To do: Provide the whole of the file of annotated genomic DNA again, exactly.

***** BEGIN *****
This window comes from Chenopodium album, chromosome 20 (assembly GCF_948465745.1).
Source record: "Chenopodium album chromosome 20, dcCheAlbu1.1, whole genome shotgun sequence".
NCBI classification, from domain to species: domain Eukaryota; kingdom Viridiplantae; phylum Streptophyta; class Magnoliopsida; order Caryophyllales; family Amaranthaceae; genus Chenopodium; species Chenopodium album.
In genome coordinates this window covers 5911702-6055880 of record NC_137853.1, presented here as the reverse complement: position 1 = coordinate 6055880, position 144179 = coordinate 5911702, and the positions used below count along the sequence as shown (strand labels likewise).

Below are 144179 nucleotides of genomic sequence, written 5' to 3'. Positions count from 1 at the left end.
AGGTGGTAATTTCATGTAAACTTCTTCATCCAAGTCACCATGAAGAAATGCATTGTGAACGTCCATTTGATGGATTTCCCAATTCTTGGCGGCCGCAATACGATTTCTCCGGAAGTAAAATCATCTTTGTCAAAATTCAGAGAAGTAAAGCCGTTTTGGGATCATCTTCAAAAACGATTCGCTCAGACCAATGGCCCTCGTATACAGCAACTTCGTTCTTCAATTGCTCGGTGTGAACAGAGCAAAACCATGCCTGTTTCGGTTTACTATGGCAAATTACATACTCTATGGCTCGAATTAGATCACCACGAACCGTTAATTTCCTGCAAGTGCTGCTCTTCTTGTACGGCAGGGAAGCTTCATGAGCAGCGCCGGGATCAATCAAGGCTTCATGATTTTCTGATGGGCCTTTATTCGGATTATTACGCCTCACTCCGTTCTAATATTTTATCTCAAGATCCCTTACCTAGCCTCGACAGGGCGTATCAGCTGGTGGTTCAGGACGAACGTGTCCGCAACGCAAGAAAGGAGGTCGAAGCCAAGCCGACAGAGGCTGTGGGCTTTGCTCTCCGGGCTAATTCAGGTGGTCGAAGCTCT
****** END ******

This window comes from Chenopodium album, chromosome 20 (assembly GCF_948465745.1).
Source record: "Chenopodium album chromosome 20, dcCheAlbu1.1, whole genome shotgun sequence".
NCBI classification, from domain to species: domain Eukaryota; kingdom Viridiplantae; phylum Streptophyta; class Magnoliopsida; order Caryophyllales; family Amaranthaceae; genus Chenopodium; species Chenopodium album.
In genome coordinates this window covers 5911702-6055880 of record NC_137853.1, presented here as the reverse complement: position 1 = coordinate 6055880, position 144179 = coordinate 5911702, and the positions used below count along the sequence as shown (strand labels likewise).

Below are 144179 nucleotides of genomic sequence, written 5' to 3'. Positions count from 1 at the left end.
AGGTGGTAATTTCATGTAAACTTCTTCATCCAAGTCACCATGAAGAAATGCATTGTGAACGTCCATTTGATGGATTTCCCAATTCTTGGCGGCCGCAATACGATTTCTCCGGAAGTAAAATCATCTTTGTCAAAATTCAGAGAAGTAAAGCCGTTTTGGGATCATCTTCAAAAACGATTCGCTCAGACCAATGGCCCTCGTATACAGCAACTTCGTTCTTCAATTGCTCGGTGTGAACAGAGCAAAACCATGCCTGTTTCGGTTTACTATGGCAAATTACATACTCTATGGCTCGAATTAGATCACCACGAACCGTTAATTTCCTGCAAGTGCTGCTCTTCTTGTACGGCAGGGAAGCTTCATGAGCAGCGCCGGGATCAATCAAGGCTTCATGATTTTCTGATGGGCCTTTATTCGGATTATTACGCCTCACTCCGTTCTAATATTTTATCTCAAGATCCCTTACCTAGCCTCGACAGGGCGTATCAGCTGGTGGTTCAGGACGAACGTGTCCGCAACGCAAGAAAGGAGGTCGAAGCCAAGCCGACAGAGGCTGTGGGCTTTGCTCTCCGGGCTAATTCAGGTGGTCGAAGCTCT